Because there's the GPIO headers soldered readily in, you can toss the RPi to science or electronics projects. And it's not a problem if you'd happen to fry it. Clever educational use of the RPi may bring it to production systems. It's really versatile piece of hardware.

I hope many production systems would soon become to resemble RPi were it big or small system. I enjoy the promise of simplicity and openness it can provide.

poing
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Re: Why Pi?

Sun May 06, 2012 4:22 pm

With the GPIO pins you can interface with the outside world through sensors and actuators (like light sensitive cells and motors). This makes it possible to create things like robots or embedded devices. A breakout board like the AdaFruit: http://www.raspberrypi.org/for.....t-pi-plate can be used to easily tinker with the GPIO pins.

You can combine the power of the above with a 3D printer to create all kinds of finished home made devices, for instance a quadcopter: http://blog.ultimaker.com/2012.....uadcopter/

tech_monkey
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Re: Why Pi?

Sun May 06, 2012 9:40 pm

The reasons are many:

1. You can use them to teach spreadsheet design, database design, presentation design etc. The software is free, Libre Office is excellent.

2. Teach programming skills, from Java, Python, Gambas, and many many more.

3. Teach interfacing, design things to react to the real world and connect them to the pi. Or use the Gert board and plug sensors or motors to this. Projects built here can then be used for the above 2 points.

4. The students get used to different operating systems.

Many of the points can be expanded further.

Once the Pi's,Monitors, keyboards, mice etc have been purchased with very little extra outlay you have something that can be used to teach many things.

And many businesses these days are turning to Linux as their preferred OS.

Where I used to work we had Linux, Unix, XP, OS/8, DOS and Win98 And some very esoteric OS's I don't want to think about again, the motherboard was wire wrapped rather than soldered. so being used to a variety of OS's when at school will definitely be a bonus.

I think teaching students all of the points I mentioned above will give them a better understanding of how things work. How software and hardware can talk to each other. Also rather than them saying its not possible they may say hold on I can design a program to take this data input and input it directly in to a speadsheet. Or go off and design a circuit board to do something.
http://www.casatech.eu

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rurwin
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Re: Why Pi?

Sun May 06, 2012 10:55 pm

Any way you can capture a child's creativity is good, flashing lights, moving motors and clicking switches can engage children that mere pictures on a screen cannot.

Adding sensors to a computer can open it for use across the curriculum. Using a computer that is so cheap means that it can be used in that role without sacrificing a computer. So it could be used to control the temperature of an aquarium, it could count events and then do statistical analysis. It could be used to compose music or as part of a sculpture. It could be used as part of a lap-timer or scoreboard for sports.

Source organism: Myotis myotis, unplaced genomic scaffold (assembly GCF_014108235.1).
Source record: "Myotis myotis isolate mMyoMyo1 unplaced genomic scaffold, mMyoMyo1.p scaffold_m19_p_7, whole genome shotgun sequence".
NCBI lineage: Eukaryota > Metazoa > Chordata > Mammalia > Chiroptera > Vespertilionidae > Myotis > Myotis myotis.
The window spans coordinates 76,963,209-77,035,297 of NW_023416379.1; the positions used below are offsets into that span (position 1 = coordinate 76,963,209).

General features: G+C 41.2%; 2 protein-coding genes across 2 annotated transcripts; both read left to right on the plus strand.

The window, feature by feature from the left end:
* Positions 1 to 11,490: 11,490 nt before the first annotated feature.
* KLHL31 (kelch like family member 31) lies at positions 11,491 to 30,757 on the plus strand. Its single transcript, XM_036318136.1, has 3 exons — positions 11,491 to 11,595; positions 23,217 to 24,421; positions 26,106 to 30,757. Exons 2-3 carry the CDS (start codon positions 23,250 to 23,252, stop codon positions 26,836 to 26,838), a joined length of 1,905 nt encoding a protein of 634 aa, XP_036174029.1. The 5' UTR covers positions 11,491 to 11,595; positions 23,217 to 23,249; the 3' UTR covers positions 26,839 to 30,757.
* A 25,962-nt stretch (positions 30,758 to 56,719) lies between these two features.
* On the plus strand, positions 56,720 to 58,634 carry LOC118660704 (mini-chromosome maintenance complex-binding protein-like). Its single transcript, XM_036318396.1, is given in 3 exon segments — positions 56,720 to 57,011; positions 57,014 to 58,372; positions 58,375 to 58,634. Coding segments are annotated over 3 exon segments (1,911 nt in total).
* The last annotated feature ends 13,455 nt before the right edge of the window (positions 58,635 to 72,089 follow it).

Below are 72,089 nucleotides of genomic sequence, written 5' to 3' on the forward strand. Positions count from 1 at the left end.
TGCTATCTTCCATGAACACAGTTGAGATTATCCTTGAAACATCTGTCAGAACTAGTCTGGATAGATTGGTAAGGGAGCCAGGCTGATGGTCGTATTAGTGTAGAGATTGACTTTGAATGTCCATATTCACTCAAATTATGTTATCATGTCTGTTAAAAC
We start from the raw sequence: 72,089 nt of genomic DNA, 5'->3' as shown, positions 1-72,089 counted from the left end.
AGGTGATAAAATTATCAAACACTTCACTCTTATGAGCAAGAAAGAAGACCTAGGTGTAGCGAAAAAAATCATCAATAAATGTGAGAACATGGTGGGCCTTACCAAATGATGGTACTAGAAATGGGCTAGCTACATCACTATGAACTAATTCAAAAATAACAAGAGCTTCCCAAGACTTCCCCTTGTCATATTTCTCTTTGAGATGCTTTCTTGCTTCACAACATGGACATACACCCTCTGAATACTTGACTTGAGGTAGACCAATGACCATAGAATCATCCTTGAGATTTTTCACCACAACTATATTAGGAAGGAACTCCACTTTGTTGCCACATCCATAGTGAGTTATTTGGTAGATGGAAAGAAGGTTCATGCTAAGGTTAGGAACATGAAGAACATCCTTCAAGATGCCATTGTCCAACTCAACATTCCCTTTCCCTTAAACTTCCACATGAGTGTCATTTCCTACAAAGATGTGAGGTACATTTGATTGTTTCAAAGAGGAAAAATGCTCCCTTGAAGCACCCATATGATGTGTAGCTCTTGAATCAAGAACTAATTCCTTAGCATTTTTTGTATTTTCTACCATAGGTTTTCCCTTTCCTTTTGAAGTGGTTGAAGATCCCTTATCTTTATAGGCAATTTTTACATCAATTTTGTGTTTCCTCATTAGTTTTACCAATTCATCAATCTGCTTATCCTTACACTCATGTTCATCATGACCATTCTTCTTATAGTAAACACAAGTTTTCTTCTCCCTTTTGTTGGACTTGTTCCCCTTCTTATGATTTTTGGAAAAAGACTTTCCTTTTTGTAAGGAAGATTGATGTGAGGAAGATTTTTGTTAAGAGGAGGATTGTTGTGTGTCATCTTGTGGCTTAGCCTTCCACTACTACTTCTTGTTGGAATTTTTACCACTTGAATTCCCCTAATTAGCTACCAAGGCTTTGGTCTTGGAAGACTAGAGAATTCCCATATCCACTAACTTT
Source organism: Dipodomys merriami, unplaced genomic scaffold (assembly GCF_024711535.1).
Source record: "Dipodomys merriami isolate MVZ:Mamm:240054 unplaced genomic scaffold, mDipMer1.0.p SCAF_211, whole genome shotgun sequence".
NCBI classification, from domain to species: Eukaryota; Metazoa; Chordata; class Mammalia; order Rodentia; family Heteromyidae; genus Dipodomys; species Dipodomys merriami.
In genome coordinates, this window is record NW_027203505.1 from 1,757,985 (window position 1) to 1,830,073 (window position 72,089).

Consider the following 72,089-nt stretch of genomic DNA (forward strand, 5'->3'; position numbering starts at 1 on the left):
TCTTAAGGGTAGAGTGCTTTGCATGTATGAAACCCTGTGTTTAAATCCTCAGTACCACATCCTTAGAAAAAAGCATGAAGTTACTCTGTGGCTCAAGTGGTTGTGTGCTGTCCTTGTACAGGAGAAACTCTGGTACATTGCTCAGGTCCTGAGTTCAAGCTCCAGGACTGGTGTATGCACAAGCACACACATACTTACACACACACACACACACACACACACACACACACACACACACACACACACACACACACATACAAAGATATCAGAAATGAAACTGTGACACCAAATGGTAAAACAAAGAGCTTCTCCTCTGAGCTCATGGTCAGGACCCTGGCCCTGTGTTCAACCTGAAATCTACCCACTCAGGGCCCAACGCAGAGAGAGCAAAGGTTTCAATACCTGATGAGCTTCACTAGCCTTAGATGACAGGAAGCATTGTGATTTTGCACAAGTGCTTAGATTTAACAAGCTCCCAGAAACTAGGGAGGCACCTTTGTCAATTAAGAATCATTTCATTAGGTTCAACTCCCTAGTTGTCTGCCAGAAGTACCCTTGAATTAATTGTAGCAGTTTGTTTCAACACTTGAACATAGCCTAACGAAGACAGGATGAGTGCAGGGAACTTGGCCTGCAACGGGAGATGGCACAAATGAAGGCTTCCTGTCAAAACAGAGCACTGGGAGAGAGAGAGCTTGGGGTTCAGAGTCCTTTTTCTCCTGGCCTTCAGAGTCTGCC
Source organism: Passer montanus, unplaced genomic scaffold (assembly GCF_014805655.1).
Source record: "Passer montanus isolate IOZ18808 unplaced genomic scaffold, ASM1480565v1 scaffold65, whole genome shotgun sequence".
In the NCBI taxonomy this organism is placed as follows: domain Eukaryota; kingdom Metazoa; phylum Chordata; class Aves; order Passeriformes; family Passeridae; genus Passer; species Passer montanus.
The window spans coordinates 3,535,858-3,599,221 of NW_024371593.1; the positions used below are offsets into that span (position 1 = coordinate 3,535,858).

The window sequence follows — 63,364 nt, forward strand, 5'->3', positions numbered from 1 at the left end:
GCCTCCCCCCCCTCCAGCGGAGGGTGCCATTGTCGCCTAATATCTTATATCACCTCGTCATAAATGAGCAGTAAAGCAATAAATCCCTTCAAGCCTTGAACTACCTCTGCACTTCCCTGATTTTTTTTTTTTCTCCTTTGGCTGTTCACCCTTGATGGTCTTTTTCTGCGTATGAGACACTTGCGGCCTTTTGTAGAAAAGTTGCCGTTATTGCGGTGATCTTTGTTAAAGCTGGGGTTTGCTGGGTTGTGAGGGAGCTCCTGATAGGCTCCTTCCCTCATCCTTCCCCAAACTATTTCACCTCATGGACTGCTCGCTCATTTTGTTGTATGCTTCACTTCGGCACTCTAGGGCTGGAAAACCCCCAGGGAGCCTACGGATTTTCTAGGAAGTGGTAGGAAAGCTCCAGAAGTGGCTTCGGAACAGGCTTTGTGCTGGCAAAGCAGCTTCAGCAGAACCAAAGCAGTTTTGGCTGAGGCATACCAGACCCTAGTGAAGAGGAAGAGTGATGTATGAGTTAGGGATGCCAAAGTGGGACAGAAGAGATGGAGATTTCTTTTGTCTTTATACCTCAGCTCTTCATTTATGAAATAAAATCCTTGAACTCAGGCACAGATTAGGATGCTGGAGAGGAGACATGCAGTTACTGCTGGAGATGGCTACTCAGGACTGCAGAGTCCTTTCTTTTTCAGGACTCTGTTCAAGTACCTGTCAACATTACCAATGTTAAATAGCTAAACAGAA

The original BBC Microcomputer came with an interactive poem written by Roger McGough. It was rather limited by having to work with a text screen; we could do better now. Here it is in action, although you miss the interactive bits on YouTube.

Perhaps you ask the kids to write a program that generated random sentences, and later maybe a precis of a story. They would immediately find the concepts of grammar and parts of speech absolutely essential, whereas before they might have been abstract non-entities. Once they had cracked that, they would have to think about what makes an engaging story -- coherence, journey, climax and so forth.

Because the RaspPi is small and cheap and low power and has GPIO, it is a tool that can find uses across the whole curriculum. Not all those factors are important in all of its possible uses, but the combination of all of them is very powerful.

And maybe the concept of an intelligent sculpture might just fire the imagination of a child.

antiloquax
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Re: Why Pi?

Mon May 07, 2012 2:26 pm

Thanks for these replies. I'm going to have a go at writing something tonight.

mark

antiloquax
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Re: Why Pi?

Tue May 08, 2012 6:05 pm

This is what I have so far. Has anyone any improvements to suggest before I email it to the Principal?

Why Pi?

The Context
The Raspberry Pi computer was created by a team at Cambridge University who were concerned about the drop in numbers of applicants to Computer Science degree courses, and the fact that those who did apply often had little programming experience or understanding of how computers worked.
Reacting to the NextGen report (by Alex Hope and Ian Livingstone), the Department for Culture, Media and Sport commented that: “Classes in computing – known as Information and Communication Technology (ICT) – are ‘insufficiently rigorous’ and in need of reform.” When asked about the situation, David Cameron admitted that: "we're not doing enough to teach the next generation of programmers".